Every year with the NBA 2K series gamers can expect a solid basketball title. Each title doesn't really differ too much from the previous year's game, but Visual Concepts has developed such an impressive series that there are very few improvements we could recommend. It's that time of the year again and NBA 2K8 is set for release by the end of the year, we recently had an opportunity to go hands on with NBA 2K8 and came away rather impressed, in fact we feel that NBA 2K8 is one of the most polished and fully featured basketball games yet released.
It seems Visual Concepts worked hard this year to ensure there are plenty of options for players. The most expansive single player mode is the association mode, which is like a franchise mode where you follow your team and try and take them to the NBA championships. At the beginning of the association mode you can turn off some of the gameplay options such as progressive fatigue, owner firing, trade deadline and team chemistry, so those who want to just play through an NBA league without any hassles can do. The association mode is deep, but there are also several other gameplay options including season mode, playoff mode, rookie challenge, practice and situation mode. There is also an NBA Blacktop mode where you can participate in 3 point shootouts, as well as take part in a dunk contest. Online play will be supported as well.
The controls in NBA 2K8 are easy to get used to. In offence the X button is used to pass, whilst square will shoot. If you prefer your shots to be a little more precise the right analog stick can be used as a shot stick. In defence Triangle is for a block, square is for a steal and the right analog stick is for putting your player's hands up. Whether you're in defence or offence R2 will sprint and the left analog stick moves the player whereas the directional pad controls plays and coaching. NBA 2K8 does include some Sixaxis support, when taking free throws the idea is to lean the controller back as the player is jumping and then push it forward to take a shot, it's a tough way of taking free throws and it does make us miss the days of just lining up the ball with a marker on the screen.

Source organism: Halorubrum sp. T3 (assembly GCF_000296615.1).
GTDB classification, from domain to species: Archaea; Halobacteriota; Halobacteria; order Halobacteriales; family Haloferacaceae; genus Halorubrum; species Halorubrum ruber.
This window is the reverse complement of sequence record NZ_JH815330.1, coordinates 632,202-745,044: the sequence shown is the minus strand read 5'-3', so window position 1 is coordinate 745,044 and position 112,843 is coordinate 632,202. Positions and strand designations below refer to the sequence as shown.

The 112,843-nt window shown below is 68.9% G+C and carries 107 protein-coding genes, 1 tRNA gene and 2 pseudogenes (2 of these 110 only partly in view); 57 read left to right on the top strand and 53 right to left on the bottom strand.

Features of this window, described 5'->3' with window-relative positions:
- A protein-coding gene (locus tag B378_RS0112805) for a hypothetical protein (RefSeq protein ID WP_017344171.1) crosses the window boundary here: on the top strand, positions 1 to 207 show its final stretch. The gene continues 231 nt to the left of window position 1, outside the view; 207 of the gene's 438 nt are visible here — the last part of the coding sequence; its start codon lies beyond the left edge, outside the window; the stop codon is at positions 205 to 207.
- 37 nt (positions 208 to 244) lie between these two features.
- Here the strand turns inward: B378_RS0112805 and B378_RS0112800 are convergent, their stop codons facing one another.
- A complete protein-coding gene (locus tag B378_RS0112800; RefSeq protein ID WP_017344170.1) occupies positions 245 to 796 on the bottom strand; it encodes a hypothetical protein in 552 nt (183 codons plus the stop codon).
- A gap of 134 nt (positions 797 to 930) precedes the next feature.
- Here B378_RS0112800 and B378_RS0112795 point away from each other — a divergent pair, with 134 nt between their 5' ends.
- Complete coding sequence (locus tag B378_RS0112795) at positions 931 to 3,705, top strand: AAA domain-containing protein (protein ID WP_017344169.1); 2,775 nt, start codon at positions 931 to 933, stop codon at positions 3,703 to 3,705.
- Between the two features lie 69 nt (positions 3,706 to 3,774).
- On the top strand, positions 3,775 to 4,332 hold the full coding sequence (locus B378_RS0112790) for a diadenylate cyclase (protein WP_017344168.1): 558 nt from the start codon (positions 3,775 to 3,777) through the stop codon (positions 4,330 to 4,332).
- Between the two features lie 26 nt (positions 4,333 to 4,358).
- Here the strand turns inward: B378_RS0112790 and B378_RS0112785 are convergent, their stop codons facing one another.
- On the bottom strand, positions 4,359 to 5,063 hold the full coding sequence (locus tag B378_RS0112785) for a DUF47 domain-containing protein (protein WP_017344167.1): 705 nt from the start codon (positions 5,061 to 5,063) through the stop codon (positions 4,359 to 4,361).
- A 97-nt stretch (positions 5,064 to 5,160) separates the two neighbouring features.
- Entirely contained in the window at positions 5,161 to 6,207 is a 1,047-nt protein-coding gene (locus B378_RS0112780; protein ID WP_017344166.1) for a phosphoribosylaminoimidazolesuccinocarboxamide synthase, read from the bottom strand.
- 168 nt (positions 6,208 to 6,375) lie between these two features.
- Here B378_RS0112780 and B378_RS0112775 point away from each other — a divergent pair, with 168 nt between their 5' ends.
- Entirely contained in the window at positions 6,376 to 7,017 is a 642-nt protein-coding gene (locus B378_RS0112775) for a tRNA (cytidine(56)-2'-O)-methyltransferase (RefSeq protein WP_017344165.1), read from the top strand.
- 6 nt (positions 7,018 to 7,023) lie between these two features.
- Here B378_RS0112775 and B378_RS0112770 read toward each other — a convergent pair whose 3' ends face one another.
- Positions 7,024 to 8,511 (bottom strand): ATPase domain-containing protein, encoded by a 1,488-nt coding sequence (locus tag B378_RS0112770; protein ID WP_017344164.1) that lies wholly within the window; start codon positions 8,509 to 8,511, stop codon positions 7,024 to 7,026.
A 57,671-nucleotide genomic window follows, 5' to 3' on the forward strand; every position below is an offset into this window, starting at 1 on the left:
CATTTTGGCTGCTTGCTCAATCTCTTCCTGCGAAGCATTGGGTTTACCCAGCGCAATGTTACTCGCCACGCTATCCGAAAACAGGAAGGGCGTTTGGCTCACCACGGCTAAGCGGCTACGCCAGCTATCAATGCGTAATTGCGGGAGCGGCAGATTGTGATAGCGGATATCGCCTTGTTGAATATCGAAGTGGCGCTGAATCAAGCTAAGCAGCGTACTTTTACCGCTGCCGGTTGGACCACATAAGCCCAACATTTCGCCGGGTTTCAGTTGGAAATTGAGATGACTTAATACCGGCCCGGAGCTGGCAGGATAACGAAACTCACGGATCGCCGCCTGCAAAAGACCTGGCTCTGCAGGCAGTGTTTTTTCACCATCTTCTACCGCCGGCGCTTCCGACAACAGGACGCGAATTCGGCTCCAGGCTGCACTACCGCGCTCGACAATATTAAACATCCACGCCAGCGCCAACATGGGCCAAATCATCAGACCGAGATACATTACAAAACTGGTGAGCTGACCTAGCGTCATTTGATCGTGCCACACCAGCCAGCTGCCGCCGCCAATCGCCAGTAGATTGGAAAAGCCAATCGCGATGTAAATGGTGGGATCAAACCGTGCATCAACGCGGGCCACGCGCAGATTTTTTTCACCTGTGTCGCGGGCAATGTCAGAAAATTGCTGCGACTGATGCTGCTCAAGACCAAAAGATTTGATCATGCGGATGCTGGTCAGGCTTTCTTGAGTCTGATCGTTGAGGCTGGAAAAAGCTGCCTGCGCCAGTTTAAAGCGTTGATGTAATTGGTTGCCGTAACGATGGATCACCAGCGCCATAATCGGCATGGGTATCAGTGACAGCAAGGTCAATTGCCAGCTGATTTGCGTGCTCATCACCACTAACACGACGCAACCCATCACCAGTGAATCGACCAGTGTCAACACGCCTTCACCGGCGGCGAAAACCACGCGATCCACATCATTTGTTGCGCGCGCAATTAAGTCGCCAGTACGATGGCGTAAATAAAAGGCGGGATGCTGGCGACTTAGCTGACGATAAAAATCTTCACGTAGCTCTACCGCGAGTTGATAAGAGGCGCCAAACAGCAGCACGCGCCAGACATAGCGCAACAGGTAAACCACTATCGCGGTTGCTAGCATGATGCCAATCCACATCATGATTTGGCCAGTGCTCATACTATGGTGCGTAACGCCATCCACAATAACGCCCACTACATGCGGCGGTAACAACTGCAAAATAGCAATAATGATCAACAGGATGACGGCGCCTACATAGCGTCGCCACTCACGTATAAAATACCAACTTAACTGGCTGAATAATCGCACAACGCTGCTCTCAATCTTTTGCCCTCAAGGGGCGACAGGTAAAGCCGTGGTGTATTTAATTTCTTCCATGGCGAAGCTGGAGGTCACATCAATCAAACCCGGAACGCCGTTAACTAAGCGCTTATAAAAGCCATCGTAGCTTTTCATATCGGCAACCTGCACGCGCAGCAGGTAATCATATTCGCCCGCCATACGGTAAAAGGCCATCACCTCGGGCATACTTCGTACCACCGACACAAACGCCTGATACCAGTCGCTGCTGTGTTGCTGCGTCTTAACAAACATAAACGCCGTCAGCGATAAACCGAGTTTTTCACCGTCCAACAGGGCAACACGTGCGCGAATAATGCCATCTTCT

In game things have have changed a little from previous NBA 2K titles. When your player is in offence five little bars appear next to your player's name. The five bars represent how strong a player is in a certain part of the court. The bars also vary in colour and are based on game performance, blue represents a weak streak, yellow is no streak and red is a hot streak. This means that even before you even shoot for the basket you'll have a pretty good idea of whether you're player is going to get the ball in or not.
Graphically NBA 2K8 looks the goods as well. As the second NBA 2K title on the PlayStation 3 it seems Visual Concepts has now had enough experience to get the most out of the console. The background detail is brilliant, with mascots dancing in the background and the crowd cheering on, the player models look great (just don't look too close at their faces) and the frame rate stays solid. The commentary sounded okay, but can become repetitive.
Even though the version of NBA 2K8 that we played through still wasn't finished it's hard to find fault with the game. NBA 2K8 contains a bundle of content and the game is easy to pick up, which will please casual gamers, but is also deep enough that those who follow the sport religiously will find plenty to like about the game. The game looks the goods as well, making NBA 2K8 feel like it could be one of the best basketball games ever. From the time we spent with the game basketball fans should have no hesitation picking this game up when it is released later this year.